FIGURE 4. DETS induces morphological changes, membrane damage and membrane flip-flop, characteristics of apoptosis in melanoma cell line, A375. (A) Phase-contrast light microscopy image of A375 cells after 72 h treatment. (B) The early stage and late stage of apoptosis was evaluated by Acridine orange/ethidium bromide staining. AO/EB positive cells were counted in different fields and the average was taken and plotted. (C) A375 cells were treated as indicated with DETS for 24 h and stained for annexin-V positivity and membrane flip-flop was captured by fluorescence microscopy. Annexin-V positive cells in various fields were counted, and the average was taken and plotted. Cells were seeded in 96 well plate, treated with DETS for 24 h and subjected to apoptosis assays. Error bars indicate the standard deviations of 3 measurements. Different letters in the superscript were significantly different according to Duncan’s multiple range test (p < 0.05).

DETS Induces Caspase-Dependent Apoptosis in A375 Cells Leading to PARP Cleavage

Our next attempt was to investigate the mechanism behind the cytotoxic effect of DETS. First, we checked the role of caspases, the key regulators of the apoptotic program. We observed that DETS induces dose-dependent cleavage of the initiator caspases, caspase 8 and 9 (Figure 5A), which clearly indicates the role of mitochondria in DETS-induced apoptotic program in A375 cells. The compound also brought about a significant cleavage of the effector caspases, caspase 3 and 7 (Figure 5A). Then we checked the effect of DETS on the DNA repair enzyme PARP (Poly ADP-Ribose polymerase (116 kDa), the down-stream target of caspases 3 and 7, which cleave it into fragments of 85 kDa. As observed in Figure 5B, while 116 kDa PARP remained intact in the untreated cells, DETS cleaved the intact PARP to its fragments, clearly indicating caspase-mediated apoptosis.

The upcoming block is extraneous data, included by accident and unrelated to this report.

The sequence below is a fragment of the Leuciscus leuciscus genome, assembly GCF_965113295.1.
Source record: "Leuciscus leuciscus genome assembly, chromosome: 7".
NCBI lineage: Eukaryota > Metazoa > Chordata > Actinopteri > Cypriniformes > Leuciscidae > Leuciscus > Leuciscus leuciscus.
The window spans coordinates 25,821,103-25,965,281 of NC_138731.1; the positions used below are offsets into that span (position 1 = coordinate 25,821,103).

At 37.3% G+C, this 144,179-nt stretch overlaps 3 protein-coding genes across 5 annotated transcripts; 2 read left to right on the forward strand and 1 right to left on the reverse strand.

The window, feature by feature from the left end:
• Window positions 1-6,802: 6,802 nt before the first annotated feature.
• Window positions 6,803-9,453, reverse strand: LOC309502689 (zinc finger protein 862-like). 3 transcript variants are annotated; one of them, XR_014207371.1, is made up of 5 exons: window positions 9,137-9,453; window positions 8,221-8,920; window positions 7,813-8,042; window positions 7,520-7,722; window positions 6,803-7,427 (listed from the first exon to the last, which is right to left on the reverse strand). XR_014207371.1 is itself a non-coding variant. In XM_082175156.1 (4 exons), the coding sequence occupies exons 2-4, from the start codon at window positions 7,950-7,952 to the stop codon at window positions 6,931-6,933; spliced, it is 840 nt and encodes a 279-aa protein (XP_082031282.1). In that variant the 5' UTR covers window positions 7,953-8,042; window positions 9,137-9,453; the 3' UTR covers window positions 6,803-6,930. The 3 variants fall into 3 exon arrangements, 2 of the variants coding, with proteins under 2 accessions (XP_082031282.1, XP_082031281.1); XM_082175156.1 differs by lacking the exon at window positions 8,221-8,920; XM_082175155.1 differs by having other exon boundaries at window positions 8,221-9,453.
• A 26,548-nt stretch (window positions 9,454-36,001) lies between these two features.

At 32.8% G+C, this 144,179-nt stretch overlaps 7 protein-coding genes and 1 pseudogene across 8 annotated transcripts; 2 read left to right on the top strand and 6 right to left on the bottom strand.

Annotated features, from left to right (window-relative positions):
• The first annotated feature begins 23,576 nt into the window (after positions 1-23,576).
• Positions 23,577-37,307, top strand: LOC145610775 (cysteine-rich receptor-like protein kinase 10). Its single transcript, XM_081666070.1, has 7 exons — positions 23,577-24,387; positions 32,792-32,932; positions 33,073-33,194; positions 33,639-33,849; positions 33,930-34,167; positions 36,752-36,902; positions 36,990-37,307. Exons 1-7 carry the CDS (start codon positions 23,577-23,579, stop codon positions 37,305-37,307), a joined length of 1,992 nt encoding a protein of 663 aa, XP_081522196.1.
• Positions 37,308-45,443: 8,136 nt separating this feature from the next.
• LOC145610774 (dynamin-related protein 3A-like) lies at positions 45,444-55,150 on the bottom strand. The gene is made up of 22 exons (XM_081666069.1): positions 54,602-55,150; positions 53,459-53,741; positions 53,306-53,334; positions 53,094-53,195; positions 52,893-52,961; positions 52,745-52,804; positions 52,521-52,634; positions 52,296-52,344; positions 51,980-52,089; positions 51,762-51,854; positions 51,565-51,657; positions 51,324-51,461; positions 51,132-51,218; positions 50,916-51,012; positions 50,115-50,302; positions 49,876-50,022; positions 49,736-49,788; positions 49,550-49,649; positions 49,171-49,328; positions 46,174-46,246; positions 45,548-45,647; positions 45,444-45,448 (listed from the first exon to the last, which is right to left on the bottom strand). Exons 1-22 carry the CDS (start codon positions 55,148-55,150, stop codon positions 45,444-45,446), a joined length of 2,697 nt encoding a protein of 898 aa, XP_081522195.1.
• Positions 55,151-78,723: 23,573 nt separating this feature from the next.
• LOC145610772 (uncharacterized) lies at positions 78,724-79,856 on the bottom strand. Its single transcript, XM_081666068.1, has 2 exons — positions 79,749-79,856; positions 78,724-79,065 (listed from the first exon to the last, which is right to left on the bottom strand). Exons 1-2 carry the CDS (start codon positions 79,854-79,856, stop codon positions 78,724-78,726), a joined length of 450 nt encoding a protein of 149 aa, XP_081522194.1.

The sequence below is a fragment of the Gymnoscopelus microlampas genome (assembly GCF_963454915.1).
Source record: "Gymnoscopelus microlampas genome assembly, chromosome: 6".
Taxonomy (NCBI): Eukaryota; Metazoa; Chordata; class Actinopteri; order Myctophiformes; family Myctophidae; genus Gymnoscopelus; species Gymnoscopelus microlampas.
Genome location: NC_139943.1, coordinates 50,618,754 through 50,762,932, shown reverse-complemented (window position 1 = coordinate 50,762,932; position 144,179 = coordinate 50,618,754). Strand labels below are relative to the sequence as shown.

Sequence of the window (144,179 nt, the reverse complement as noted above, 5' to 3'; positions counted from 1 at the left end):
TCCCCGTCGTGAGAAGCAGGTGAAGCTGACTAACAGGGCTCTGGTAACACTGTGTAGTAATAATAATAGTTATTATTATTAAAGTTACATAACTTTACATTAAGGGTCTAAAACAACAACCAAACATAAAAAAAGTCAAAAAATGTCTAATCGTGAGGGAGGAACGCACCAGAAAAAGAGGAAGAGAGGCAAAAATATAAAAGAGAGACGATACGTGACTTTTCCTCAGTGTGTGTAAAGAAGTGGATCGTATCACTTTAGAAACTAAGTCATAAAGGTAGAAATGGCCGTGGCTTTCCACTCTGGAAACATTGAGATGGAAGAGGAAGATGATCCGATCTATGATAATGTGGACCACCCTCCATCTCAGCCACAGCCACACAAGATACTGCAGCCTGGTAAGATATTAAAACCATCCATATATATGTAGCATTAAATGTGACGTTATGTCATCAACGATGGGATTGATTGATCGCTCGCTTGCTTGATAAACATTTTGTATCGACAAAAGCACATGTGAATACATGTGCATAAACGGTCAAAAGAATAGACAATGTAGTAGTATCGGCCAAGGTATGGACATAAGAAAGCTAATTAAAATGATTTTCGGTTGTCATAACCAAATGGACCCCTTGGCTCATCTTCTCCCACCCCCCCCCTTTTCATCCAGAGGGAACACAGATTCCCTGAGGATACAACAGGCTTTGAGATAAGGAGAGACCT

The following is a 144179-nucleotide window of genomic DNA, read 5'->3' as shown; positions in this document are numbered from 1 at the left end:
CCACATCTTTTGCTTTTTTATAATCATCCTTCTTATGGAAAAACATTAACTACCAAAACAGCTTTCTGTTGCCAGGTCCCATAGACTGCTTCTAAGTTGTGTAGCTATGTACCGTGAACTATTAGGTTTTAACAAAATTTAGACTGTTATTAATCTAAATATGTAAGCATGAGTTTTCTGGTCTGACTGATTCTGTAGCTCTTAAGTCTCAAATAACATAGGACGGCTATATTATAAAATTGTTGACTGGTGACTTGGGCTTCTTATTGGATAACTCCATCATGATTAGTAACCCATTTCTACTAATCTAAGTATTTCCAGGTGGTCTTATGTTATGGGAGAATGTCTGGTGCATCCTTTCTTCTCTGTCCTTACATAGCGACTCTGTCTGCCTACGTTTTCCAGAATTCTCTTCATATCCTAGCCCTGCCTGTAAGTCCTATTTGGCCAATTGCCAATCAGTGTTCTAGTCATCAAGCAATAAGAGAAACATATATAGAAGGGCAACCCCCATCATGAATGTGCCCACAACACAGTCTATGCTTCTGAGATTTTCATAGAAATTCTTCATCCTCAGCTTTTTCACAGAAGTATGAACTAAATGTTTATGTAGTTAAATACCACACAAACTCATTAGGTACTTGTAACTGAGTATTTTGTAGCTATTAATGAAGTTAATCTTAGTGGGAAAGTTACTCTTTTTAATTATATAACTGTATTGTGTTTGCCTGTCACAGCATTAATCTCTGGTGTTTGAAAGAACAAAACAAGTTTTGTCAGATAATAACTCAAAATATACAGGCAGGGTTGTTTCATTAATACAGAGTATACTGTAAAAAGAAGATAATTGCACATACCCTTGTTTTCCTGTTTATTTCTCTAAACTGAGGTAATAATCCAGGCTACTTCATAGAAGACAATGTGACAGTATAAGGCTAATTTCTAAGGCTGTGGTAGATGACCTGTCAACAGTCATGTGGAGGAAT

FIGURE 5. DETS induces caspase-dependent apoptosis. (A) In A375 cells leading to PARP cleavage. (B) Whole-cell extracts were prepared after treating A375 cells with indicated concentration of DETS for 24 h and subjected to Western blotting using antibodies against the caspases, 8, 9, 7, and 3 and PARP. All results shown here are representative of three independent experiments with similar results.

DETS Induce S-G2M Transition Cell Cycle Arrest in A375 Cells

To explore whether the growth-inhibitory effect of DETS on A375 cells is mediated through cell cycle arrest, we analyzed the distribution of cells in different phases of the cell cycle, by measuring intracellular DNA content in each phase. It was very interesting to note that, DETS induced a significant S-G2 transition arrest in A375 cells, as effectively as the positive control, resveratrol (20 μM) after 48 h of treatment. Treatment with 25 μM of DETS increased population in S and G2/M phase with an accumulation of 20.4 and 15.5% respectively while 20 μM resveratrol induced an accumulation of 16.5 and13.4% respectively compared to 9.9 and 8.9% in the untreated cells (Figure 6).